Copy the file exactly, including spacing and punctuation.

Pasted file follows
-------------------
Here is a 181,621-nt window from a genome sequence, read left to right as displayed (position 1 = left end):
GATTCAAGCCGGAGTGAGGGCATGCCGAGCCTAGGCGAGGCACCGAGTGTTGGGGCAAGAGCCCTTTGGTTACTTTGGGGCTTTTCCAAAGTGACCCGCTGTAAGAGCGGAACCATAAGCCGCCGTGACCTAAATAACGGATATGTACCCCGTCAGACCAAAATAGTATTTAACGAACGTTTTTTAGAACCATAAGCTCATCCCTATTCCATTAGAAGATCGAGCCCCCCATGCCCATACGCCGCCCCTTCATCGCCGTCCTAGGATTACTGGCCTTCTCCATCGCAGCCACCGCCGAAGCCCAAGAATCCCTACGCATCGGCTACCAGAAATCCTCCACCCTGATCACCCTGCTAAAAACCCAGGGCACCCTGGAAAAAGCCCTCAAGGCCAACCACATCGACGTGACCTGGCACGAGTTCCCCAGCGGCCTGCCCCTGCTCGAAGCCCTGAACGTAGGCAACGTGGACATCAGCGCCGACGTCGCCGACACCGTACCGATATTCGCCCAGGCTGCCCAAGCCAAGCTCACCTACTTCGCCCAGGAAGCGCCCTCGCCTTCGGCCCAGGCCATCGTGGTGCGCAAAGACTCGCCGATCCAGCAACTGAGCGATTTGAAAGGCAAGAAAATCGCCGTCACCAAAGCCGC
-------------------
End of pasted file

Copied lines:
Here is a 181,621-nt window from a genome sequence, read left to right as displayed (position 1 = left end):
GATTCAAGCCGGAGTGAGGGCATGCCGAGCCTAGGCGAGGCACCGAGTGTTGGGGCAAGAGCCCTTTGGTTACTTTGGGGCTTTTCCAAAGTGACCCGCTGTAAGAGCGGAACCATAAGCCGCCGTGACCTAAATAACGGATATGTACCCCGTCAGACCAAAATAGTATTTAACGAACGTTTTTTAGAACCATAAGCTCATCCCTATTCCATTAGAAGATCGAGCCCCCCATGCCCATACGCCGCCCCTTCATCGCCGTCCTAGGATTACTGGCCTTCTCCATCGCAGCCACCGCCGAAGCCCAAGAATCCCTACGCATCGGCTACCAGAAATCCTCCACCCTGATCACCCTGCTAAAAACCCAGGGCACCCTGGAAAAAGCCCTCAAGGCCAACCACATCGACGTGACCTGGCACGAGTTCCCCAGCGGCCTGCCCCTGCTCGAAGCCCTGAACGTAGGCAACGTGGACATCAGCGCCGACGTCGCCGACACCGTACCGATATTCGCCCAGGCTGCCCAAGCCAAGCTCACCTACTTCGCCCAGGAAGCGCCCTCGCCTTCGGCCCAGGCCATCGTGGTGCGCAAAGACTCGCCGATCCAGCAACTGAGCGATTTGAAAGGCAAGAAAATCGCCGTCACCAAAGCCGC